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Gray whale and transient orcas visit Vashon’s waters

These transient Orca whales were spotted off Vashon’s shores in March. - Mark and Maya Sears photo
These transient Orca whales were spotted off Vashon’s shores in March.
— image credit: Mark and Maya Sears photo

Several whales have been spotted around Vashon in recent weeks, including two sightings on Easter Sunday, one of a gray whale off Jensen Point in Quartermaster Harbor and another of a group of transient Orcas off of Dolphin Point.

Islander Jim Westcott and his family were at the beach at Jensen Point Sunday afternoon, when he and his daughter saw the whale not far off the Burton park’s boat ramp.

“I saw it blow,” Westcott said. “I saw the water coming up, then I saw a long gray shape in the water.”

His 11-year-old daughter Calla had witnessed it too, but thought maybe the curved gray object was a just a wave from a boat. In all, they stayed to watch for 45 minutes and saw the whale surface about 10 times.

By Monday morning, the whale had made its way to Quartermaster Yacht Club and had swum underneath the club’s dock, according to Island whale expert Anne Stateler, who runs the Vashon Hydrophone Project, which records whales’ vocalizations.

While those who saw it were surprised to see the whale that far into the shallow bay, Stateler said the sightings of gray whales this time of year around the Island are typical, and the whale might simply have been looking for food in Quartermaster.

“Gray whales do feed in shallow water,” she said. “That is part of their natural feeding behavior.”

Unlike Orcas, gray whales are filter feeders and eat mainly amphipods, small shrimp-like bottom-dwelling creatures. Sometimes when gray whales come to the Island’s waters, they stay for a few days if there is a good food source. Other times they pass through quickly, Stateler said. There is no set pattern in this part of the Sound.

While this whale may be behaving normally, Stateler thought it was also possible that it might be in poor health. An emaciated gray whale was seen in Elliott Bay recently, and she wonders if it is the same whale. Stateler had not seen the whale so could not be certain of the situation, but she noted that the food supply for gray whales has been affected by global warming, La Niña and El Niño.

Because of some other animal sightings, including a brown pelican on March 15 — the earliest sighting ever for that species here, according to ornithologist Ed Swan — and a Humboldt squid, a rarity in these waters, Stateler said she wonders if these are signs that the food supply is out of balance.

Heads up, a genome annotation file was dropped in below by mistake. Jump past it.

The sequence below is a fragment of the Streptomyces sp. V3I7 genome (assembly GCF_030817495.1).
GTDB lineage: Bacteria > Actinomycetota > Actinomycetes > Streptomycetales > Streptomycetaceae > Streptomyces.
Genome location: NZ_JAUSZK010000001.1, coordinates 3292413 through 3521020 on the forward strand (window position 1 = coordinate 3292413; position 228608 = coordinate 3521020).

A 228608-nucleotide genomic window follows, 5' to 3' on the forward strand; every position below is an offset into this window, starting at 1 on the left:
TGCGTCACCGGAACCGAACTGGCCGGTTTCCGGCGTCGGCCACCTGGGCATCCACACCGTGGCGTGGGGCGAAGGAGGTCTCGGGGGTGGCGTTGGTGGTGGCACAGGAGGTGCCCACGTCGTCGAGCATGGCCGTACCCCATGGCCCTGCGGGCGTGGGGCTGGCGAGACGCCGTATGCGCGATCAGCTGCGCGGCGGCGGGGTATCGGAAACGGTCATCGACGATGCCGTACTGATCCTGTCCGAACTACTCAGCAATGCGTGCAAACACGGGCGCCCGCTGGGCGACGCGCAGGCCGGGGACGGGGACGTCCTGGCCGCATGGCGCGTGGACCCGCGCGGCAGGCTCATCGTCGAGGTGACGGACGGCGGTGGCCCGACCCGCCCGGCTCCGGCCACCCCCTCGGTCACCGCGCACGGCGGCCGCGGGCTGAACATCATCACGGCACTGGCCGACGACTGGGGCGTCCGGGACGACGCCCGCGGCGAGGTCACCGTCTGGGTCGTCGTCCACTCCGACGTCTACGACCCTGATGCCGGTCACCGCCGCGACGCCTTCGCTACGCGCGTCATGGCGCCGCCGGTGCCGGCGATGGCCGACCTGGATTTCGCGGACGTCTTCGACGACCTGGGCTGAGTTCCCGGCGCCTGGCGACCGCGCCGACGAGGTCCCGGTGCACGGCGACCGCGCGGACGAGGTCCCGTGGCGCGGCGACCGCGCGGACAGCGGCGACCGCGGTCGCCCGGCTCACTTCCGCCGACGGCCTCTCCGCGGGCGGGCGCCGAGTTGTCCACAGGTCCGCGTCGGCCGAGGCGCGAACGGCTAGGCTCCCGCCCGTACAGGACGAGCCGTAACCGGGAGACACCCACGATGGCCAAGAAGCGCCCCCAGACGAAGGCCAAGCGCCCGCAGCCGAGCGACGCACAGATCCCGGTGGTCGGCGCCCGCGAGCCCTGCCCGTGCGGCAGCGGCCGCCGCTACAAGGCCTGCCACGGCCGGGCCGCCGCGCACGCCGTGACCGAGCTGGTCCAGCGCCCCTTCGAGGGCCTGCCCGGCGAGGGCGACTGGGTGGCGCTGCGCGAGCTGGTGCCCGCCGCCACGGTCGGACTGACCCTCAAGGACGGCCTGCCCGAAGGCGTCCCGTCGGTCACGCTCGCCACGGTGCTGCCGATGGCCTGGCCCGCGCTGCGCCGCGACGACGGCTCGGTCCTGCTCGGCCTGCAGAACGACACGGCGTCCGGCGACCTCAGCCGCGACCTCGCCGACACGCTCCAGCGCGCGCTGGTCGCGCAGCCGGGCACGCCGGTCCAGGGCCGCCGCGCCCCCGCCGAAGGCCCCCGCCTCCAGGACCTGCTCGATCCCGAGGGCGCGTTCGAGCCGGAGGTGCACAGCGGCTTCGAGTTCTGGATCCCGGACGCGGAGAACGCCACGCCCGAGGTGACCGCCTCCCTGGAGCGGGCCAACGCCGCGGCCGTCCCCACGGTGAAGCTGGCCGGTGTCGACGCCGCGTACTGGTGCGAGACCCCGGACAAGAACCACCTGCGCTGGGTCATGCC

If the whale is sick, she would like to assess it and figure out if they should let nature take its course or if some intervention is needed. She also noted Quartermaster Harbor has crab pots and other fishing supplies that might pose a danger to the whale.

“We don’t want a large whale getting entangled in fishing gear,” she said.

The Island’s other whale visitors might have played a role in the gray whale’s trip to the quiet waters of Quartermaster Harbor; transient orcas sometimes kill gray whales, Stateler said.

“A wise marine mammal would give transient killer whales a wide berth,” she said.

Transient orcas have been spotted several times off the north end of the Island since mid-March, Stateler said, including on Easter Sunday, and observers have seen them working together to kill seals and sea lions. Transients can visit at any time of the year and range from southeast Alaska to southern California.

These mammals are not to be confused with the salmon-eating Southern Resident orcas of J, K and L Pods, which come here in fall and early winter.

“Transients and residents are different killer whale ecotypes,” Stateler said. “Transient orcas eat other marine mammals.”

Transient and resident Orcas are listed as endangered species in Washington, and boaters should maintain a 200-yard distance from them, she said.

Islanders who see whales should call Stateler at the Vashon Hydrophone Project at 463-9041.

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